`1. Alles Blutvergiessen womöglich soweit verhindern, als es die Ehre der Truppen erlauben würde. 2. Im Falle eines allgemeinen Rückzuges sich von der französischen Armee zu trennen und das preussische Korps in Graudenz zu konzentrieren, ohne Franzosen oder Russen in der Festung aufzunehmen.3. Daselbst die weiteren Befehle des Königs abzuwarten.`

(1. Avoid all possible casualties that the honour of the troops will permit. 2. In the case of a general withdrawal, part from the  French army and concentrate the Prussian corps in Graudenz, without allowing either the French or the Russians to enter the fortress. 3. Wait there for further orders from the king.)

This must have had great influence on Yorck`s conduct in concluding the Convention of Tauroggen with the Russians in December 1812.

On 1 October, he was awarded the RAO I and a gift of Thr 4,000. He was distinguished in the actions from 26 September to 26 November in Latvia (Eckau, Mesoten, Gräfenthal, Lautschkruge, Garosse River, Dahlenkirchen). On 30 December 1812 he concluded the Convention of Tauroggen with the Russian Gen Diebitsch, by which the Prussian corps became neutral. He had previously sought guidance from the Prussian king as to what he should do but had been given only evasive replies. Yorck ignored the king`s subsequent order to hand over command of his corps to Gen von Kleist. At last, on 11 March 1813, the king issued an army order confirming von Yorck in his post. On 17 March 1813, Yorck`s corps entered Berlin. His action was investigated by a court of enquiry (the members were the generals Diericke, Kanitz and Schuler von Senden) and he was prounced blameless.

During the campaigns of 1813 – 1815, von Yorck was GOC I Corps. Before he left Berlin on 27 March, he attended church service and, kneeling before the altar, said: `From this moment on, none of us now owns his own life, none of us must count on seeing the end of the war, everyone must be ready and willing to give his life for king and fatherland. Now we go off to war. I swear, an unhappy fatherland will never see me again!` He fought at Möckern on 5 April and defeated Prince Eugene`s troops; for this he was the first one to be decorated with the Iron Cross, second class (EK II). At Lützen on 2 May, as he led his corps past the Prussian king, Friedrich Wilhelm asked him: `Where`s the Iron Cross I gave you?` Yorck responded: `Your Majesty, I won`t wear it until those I recommended for it get theirs. ` `You recommended a lot.` said the king. `Only those who deserved it for bravery!` retorted Yorck. He also fought at Gross-Görschen on 6 May 1813 and was the first to be decorated with the EK I . His other battles included Bautzen, and on 10 June, he was awarded oakleaves to his PLM. In the autumn campaign, von Yorck was placed under Blücher and felt himself slighted. He had many violent arguements with Blücher and Gneisenau about strategy but remained loyal. He fought at the Katzbach (31 Aug and was awarded the HOSA Ch). His great tactical skill was demonstrated when he forced the Elbe crossing at Wartenburg on 3 October and robbed Napoleon of that river barrier. Of the 22 Prussian battalions in that battle, 11 were Landwehr. After the action Yorck said: `Now the Silesian Landwehr has passed the great test with all honours!` For this victory, he was ennobled as Graf Yorck von Wartenburg. On 16 October, his corps won the battle of Möckern, for which he received the Russian OStG I. On 8 December, he was promoted to GoI. In the 1814 campaign he fought at Chalons, Montmirail (Yorck was rightly criticised for not joining the fight soon enough), Laon (Yorck had a blazing row with Gneisenau, because the latter forbade him to exploit his initial surprise) and Paris. He was presented with the EK GC on 31 March 1814. On 30 May of that year, he accompanied the allied monarchs to London, and on 18 June 1814, he was appointed GOC in Silesia. On 15 April 1815, he was appointed GOC V Corps, but the war was over before he reached the front. His eldest son was killed at Versailles on 1 July 1815. On 3 October 1815, he was again appointed GOC of Silesia. He retired on 26 December 1815, and was promoted to GFM on 5 May 1821.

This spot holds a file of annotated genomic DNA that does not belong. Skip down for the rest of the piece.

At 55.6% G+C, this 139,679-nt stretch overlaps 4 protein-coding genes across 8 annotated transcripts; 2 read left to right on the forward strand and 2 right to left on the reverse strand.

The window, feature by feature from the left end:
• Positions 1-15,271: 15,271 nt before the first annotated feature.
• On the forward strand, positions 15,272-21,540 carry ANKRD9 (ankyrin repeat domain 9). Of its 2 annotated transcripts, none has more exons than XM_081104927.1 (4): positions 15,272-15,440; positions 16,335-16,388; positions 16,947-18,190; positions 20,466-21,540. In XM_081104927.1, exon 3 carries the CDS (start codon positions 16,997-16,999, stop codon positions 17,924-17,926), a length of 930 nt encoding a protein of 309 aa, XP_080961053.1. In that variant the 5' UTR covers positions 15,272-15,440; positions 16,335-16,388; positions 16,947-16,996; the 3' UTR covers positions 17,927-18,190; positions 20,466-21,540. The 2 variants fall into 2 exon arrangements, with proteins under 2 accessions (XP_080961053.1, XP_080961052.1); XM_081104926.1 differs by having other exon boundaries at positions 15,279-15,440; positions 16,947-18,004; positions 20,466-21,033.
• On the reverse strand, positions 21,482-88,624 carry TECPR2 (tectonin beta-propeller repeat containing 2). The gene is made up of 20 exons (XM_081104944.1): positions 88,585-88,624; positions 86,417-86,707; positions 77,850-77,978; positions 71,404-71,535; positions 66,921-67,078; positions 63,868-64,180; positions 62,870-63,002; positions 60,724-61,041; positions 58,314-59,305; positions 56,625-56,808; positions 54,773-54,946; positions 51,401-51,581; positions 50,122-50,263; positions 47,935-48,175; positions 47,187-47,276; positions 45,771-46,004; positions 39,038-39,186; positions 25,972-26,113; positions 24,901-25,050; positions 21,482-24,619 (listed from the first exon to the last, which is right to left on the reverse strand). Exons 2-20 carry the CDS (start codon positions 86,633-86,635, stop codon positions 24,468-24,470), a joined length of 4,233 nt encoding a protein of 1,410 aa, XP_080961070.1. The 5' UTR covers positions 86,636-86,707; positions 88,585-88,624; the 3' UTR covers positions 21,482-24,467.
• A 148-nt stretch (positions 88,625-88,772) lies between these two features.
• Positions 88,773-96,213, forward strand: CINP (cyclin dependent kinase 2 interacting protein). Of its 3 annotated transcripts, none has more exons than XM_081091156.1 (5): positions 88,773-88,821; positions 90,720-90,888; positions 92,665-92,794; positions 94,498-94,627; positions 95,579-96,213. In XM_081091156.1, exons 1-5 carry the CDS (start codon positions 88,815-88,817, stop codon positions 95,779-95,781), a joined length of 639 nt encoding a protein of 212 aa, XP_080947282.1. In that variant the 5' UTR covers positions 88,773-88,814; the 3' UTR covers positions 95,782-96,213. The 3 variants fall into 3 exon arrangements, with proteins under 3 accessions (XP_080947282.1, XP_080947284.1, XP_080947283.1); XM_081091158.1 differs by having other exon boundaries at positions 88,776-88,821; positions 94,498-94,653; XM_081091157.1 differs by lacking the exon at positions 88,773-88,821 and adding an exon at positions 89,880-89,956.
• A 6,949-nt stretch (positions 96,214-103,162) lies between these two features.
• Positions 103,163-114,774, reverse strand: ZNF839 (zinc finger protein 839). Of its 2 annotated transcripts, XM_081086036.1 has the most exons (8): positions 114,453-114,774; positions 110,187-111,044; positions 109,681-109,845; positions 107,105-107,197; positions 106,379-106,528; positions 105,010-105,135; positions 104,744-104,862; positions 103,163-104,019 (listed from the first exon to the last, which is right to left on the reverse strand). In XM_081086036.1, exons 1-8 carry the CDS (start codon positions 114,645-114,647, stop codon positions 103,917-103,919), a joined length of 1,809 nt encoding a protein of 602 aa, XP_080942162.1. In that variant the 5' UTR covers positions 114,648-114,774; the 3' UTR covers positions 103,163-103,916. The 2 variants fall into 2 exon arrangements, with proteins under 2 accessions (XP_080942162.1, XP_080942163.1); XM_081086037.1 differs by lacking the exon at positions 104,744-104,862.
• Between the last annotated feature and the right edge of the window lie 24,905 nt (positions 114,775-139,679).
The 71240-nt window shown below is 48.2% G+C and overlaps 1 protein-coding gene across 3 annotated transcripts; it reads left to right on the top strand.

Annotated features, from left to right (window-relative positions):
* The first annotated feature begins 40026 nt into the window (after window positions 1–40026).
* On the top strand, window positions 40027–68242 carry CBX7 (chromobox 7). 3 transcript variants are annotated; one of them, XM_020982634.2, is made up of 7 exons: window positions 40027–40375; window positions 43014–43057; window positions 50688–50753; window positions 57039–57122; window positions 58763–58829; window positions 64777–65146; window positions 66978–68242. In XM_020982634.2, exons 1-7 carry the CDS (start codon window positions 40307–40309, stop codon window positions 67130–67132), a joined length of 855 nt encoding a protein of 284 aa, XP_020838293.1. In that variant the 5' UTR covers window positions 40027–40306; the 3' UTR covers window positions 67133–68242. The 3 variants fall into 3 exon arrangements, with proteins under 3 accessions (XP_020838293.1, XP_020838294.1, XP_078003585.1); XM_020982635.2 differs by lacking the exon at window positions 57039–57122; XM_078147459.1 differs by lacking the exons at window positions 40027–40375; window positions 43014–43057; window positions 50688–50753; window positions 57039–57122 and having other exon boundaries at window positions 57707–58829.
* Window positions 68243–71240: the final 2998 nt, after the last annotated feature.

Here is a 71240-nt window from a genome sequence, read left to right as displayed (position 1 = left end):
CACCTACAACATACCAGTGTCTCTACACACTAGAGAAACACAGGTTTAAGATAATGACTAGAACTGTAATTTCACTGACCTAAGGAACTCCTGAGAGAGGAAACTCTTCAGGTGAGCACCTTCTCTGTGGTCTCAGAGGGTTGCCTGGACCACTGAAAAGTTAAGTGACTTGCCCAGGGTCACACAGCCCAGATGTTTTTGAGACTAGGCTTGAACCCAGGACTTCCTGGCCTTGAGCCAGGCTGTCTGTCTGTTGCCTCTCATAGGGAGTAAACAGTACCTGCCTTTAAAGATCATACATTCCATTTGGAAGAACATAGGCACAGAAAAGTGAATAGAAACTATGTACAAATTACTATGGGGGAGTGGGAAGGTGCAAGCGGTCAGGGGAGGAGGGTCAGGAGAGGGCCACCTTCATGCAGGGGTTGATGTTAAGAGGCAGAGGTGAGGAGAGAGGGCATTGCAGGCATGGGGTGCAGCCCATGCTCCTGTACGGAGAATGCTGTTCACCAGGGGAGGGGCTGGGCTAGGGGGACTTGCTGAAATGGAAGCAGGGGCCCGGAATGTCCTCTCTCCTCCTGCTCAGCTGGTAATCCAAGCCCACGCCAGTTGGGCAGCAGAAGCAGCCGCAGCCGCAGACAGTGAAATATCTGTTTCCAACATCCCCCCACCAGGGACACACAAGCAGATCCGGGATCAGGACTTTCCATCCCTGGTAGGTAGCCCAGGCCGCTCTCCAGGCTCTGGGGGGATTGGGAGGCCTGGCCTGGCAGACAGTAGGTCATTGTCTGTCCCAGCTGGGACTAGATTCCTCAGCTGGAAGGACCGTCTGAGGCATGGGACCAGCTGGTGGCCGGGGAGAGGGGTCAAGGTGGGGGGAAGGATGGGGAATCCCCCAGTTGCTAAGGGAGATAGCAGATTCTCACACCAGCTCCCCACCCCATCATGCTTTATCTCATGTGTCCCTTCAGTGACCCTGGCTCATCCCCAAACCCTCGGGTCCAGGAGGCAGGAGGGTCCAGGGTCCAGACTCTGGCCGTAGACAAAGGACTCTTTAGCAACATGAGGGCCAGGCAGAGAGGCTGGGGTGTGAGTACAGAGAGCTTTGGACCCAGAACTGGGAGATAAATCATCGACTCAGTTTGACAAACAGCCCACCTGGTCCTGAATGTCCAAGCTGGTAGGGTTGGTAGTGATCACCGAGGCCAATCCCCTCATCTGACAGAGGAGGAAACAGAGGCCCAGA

Placed on the Napoleon Series: December 2012